You may remember Maria Friedman's story. When she was about to open on Broadway, she learned she had breast cancer. She was back on stage days after surgery.
She recovered, then had a flare-up. Now, she's well. And after all she's been through, she's using her voice to tell women about life with breast cancer. I asked her what's happened since we last spoke.
“What happened was that I started radiotherapy treatment,” she says.
When last we met, seven months ago, Maria Friedman was determined to stay on stage even after her major breast cancer surgery. And she did, until she suffered a major setback.
“They got me back in,” she says, “And said, ‘We need to go back. You know, there's some other cells that we found.’ And the second surgery was much worse than the first surgery, because I knew what was coming. And so, emotionally, it was a little bit more difficult.”
here was more bad news on the way. Her beloved show “The Woman in White” — where she made her Broadway debut — ceased production.
“I'm feeling really sad," said Friedman before the final show on May 11. “Lots of lovely people here that I'm going to miss. I know that shows survive with people being off and people being ill. And I, you know, I did six nights a week for the majority of the run. But, you know, it brought me to America, it got me to New York and I got the best care I could possibly have gotten.”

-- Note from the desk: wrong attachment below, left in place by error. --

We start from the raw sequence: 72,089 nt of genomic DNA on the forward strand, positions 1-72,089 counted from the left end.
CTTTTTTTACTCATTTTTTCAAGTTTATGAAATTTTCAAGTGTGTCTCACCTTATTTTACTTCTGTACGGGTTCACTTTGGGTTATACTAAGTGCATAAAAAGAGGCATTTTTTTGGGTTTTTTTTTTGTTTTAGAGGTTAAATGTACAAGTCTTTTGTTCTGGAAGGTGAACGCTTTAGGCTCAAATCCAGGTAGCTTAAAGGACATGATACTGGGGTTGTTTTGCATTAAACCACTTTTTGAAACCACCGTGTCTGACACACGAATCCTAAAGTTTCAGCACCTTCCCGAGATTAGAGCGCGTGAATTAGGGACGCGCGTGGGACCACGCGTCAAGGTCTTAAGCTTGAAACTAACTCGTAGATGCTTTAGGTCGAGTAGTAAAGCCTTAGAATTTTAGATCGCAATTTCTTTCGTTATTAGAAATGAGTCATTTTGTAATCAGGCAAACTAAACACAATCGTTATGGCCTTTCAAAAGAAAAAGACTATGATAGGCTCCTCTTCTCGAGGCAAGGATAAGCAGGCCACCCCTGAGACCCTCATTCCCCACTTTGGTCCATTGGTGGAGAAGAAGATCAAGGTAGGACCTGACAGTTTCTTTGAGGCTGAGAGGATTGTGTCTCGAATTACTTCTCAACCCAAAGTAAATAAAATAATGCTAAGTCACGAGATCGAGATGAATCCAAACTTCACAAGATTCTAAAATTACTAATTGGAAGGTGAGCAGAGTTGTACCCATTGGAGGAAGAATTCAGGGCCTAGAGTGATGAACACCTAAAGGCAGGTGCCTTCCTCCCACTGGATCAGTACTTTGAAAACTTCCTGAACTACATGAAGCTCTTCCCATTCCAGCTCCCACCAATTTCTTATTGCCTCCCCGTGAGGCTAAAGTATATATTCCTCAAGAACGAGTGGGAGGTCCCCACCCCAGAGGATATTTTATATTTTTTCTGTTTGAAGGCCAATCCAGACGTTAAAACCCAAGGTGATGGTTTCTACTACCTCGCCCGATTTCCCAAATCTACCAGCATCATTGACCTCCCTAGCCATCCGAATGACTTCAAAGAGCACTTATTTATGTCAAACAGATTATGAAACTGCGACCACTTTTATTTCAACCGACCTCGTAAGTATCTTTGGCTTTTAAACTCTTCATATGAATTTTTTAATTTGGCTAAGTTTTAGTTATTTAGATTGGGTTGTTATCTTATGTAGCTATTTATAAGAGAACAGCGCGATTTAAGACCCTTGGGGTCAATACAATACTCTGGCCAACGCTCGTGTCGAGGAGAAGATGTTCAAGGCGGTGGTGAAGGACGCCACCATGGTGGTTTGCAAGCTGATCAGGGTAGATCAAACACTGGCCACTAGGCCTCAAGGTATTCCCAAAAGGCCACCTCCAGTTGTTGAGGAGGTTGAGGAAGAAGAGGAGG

Maria came to love the city. And discovered there is more to New York than just Broadway.
She has a new CD of songs recorded with celebrated composer Stephen Sondheim, and all this month you can watch her sing her heart out at New York's landmark Carlyle Hotel.
Throughout it all, she has never forgotten that she is a woman with cancer, who now can use her good fortune to share more than just her music.
“My main reason I wanted to talk to you today is start off and have the chance to say to people, ‘Check. Get checked. This is before you get it. Get checked because finding it early saves your life. That's the first thing.”
“The other thing is, people don't know the breast is from here, here,” she says, motioning to below her collarbone. “It's here [underarm]. It's this [chest]. Mine was here [above the breast]. Would not have been found in a mammogram. Please, please, please, check yourself.”
Now, with a clean bill of health she wants other women to know that it is possible to live a full, happy life, even with the uncertainty of cancer.
“Don't exclude your family,” she says. “If you have a family, keep them involved. Both my children come to the hospital every day with me.”
They're her partners. Thursday night, one of those “partners,” her son, joined her on stage, and that one brief moment it combined the loves of her life — the music and the people she cannot live without.